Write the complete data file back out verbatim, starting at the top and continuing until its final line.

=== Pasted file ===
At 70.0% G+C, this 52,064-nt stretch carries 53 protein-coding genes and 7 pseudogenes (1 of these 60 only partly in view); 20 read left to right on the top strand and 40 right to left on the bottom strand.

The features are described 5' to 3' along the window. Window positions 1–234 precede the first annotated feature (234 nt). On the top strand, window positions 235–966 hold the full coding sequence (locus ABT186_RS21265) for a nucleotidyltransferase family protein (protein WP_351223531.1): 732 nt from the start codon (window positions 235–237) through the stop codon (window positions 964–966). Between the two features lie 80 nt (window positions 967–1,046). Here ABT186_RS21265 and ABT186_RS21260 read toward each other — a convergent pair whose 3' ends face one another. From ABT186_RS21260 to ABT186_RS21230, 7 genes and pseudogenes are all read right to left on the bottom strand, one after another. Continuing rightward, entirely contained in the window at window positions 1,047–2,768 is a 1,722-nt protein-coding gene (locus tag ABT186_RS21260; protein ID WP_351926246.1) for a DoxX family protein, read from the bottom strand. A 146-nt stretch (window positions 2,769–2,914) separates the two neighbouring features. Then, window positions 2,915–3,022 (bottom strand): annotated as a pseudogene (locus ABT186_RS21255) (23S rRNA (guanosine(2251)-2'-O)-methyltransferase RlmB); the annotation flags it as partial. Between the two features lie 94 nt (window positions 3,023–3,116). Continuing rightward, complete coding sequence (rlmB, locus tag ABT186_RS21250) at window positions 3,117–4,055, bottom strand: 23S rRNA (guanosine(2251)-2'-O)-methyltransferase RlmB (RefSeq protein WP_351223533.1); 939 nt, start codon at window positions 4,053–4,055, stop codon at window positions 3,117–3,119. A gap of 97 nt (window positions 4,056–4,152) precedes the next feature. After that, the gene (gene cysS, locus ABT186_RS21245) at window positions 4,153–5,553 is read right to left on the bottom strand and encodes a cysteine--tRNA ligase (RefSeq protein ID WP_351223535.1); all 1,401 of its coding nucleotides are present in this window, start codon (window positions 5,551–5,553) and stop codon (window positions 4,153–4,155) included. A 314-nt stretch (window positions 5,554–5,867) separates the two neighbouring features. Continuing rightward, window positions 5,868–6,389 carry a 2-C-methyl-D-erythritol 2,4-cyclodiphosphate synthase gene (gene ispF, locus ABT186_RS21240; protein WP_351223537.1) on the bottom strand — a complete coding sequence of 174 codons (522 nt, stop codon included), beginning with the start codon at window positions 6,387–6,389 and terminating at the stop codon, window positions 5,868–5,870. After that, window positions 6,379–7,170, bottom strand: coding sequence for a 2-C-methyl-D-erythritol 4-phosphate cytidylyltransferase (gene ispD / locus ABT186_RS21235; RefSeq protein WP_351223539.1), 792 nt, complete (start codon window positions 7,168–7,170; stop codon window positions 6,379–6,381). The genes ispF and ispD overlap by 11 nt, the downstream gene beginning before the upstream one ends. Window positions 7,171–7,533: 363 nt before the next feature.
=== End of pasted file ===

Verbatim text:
At 70.0% G+C, this 52,064-nt stretch carries 53 protein-coding genes and 7 pseudogenes (1 of these 60 only partly in view); 20 read left to right on the top strand and 40 right to left on the bottom strand.

The features are described 5' to 3' along the window. Window positions 1–234 precede the first annotated feature (234 nt). On the top strand, window positions 235–966 hold the full coding sequence (locus ABT186_RS21265) for a nucleotidyltransferase family protein (protein WP_351223531.1): 732 nt from the start codon (window positions 235–237) through the stop codon (window positions 964–966). Between the two features lie 80 nt (window positions 967–1,046). Here ABT186_RS21265 and ABT186_RS21260 read toward each other — a convergent pair whose 3' ends face one another. From ABT186_RS21260 to ABT186_RS21230, 7 genes and pseudogenes are all read right to left on the bottom strand, one after another. Continuing rightward, entirely contained in the window at window positions 1,047–2,768 is a 1,722-nt protein-coding gene (locus tag ABT186_RS21260; protein ID WP_351926246.1) for a DoxX family protein, read from the bottom strand. A 146-nt stretch (window positions 2,769–2,914) separates the two neighbouring features. Then, window positions 2,915–3,022 (bottom strand): annotated as a pseudogene (locus ABT186_RS21255) (23S rRNA (guanosine(2251)-2'-O)-methyltransferase RlmB); the annotation flags it as partial. Between the two features lie 94 nt (window positions 3,023–3,116). Continuing rightward, complete coding sequence (rlmB, locus tag ABT186_RS21250) at window positions 3,117–4,055, bottom strand: 23S rRNA (guanosine(2251)-2'-O)-methyltransferase RlmB (RefSeq protein WP_351223533.1); 939 nt, start codon at window positions 4,053–4,055, stop codon at window positions 3,117–3,119. A gap of 97 nt (window positions 4,056–4,152) precedes the next feature. After that, the gene (gene cysS, locus ABT186_RS21245) at window positions 4,153–5,553 is read right to left on the bottom strand and encodes a cysteine--tRNA ligase (RefSeq protein ID WP_351223535.1); all 1,401 of its coding nucleotides are present in this window, start codon (window positions 5,551–5,553) and stop codon (window positions 4,153–4,155) included. A 314-nt stretch (window positions 5,554–5,867) separates the two neighbouring features. Continuing rightward, window positions 5,868–6,389 carry a 2-C-methyl-D-erythritol 2,4-cyclodiphosphate synthase gene (gene ispF, locus ABT186_RS21240; protein WP_351223537.1) on the bottom strand — a complete coding sequence of 174 codons (522 nt, stop codon included), beginning with the start codon at window positions 6,387–6,389 and terminating at the stop codon, window positions 5,868–5,870. After that, window positions 6,379–7,170, bottom strand: coding sequence for a 2-C-methyl-D-erythritol 4-phosphate cytidylyltransferase (gene ispD / locus ABT186_RS21235; RefSeq protein WP_351223539.1), 792 nt, complete (start codon window positions 7,168–7,170; stop codon window positions 6,379–6,381). The genes ispF and ispD overlap by 11 nt, the downstream gene beginning before the upstream one ends. Window positions 7,171–7,533: 363 nt before the next feature.